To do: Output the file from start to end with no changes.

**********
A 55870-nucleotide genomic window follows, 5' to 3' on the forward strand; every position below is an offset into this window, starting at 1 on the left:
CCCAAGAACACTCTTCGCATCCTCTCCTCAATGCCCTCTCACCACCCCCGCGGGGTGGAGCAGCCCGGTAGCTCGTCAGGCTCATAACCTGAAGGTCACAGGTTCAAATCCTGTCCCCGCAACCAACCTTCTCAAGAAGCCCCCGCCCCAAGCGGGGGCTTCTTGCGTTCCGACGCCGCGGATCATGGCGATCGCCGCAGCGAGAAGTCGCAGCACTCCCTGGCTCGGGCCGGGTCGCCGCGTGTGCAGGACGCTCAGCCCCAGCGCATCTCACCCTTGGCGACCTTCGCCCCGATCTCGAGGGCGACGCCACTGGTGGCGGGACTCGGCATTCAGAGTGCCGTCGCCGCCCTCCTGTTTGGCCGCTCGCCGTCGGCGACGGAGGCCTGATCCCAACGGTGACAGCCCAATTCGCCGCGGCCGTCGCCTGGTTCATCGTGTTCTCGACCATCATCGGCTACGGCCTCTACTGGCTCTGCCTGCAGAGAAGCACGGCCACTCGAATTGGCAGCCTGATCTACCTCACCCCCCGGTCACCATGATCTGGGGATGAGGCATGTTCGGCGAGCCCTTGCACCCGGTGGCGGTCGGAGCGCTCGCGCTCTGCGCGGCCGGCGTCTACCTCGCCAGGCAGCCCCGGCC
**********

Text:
A 55870-nucleotide genomic window follows, 5' to 3' on the forward strand; every position below is an offset into this window, starting at 1 on the left:
CCCAAGAACACTCTTCGCATCCTCTCCTCAATGCCCTCTCACCACCCCCGCGGGGTGGAGCAGCCCGGTAGCTCGTCAGGCTCATAACCTGAAGGTCACAGGTTCAAATCCTGTCCCCGCAACCAACCTTCTCAAGAAGCCCCCGCCCCAAGCGGGGGCTTCTTGCGTTCCGACGCCGCGGATCATGGCGATCGCCGCAGCGAGAAGTCGCAGCACTCCCTGGCTCGGGCCGGGTCGCCGCGTGTGCAGGACGCTCAGCCCCAGCGCATCTCACCCTTGGCGACCTTCGCCCCGATCTCGAGGGCGACGCCACTGGTGGCGGGACTCGGCATTCAGAGTGCCGTCGCCGCCCTCCTGTTTGGCCGCTCGCCGTCGGCGACGGAGGCCTGATCCCAACGGTGACAGCCCAATTCGCCGCGGCCGTCGCCTGGTTCATCGTGTTCTCGACCATCATCGGCTACGGCCTCTACTGGCTCTGCCTGCAGAGAAGCACGGCCACTCGAATTGGCAGCCTGATCTACCTCACCCCCCGGTCACCATGATCTGGGGATGAGGCATGTTCGGCGAGCCCTTGCACCCGGTGGCGGTCGGAGCGCTCGCGCTCTGCGCGGCCGGCGTCTACCTCGCCAGGCAGCCCCGGCC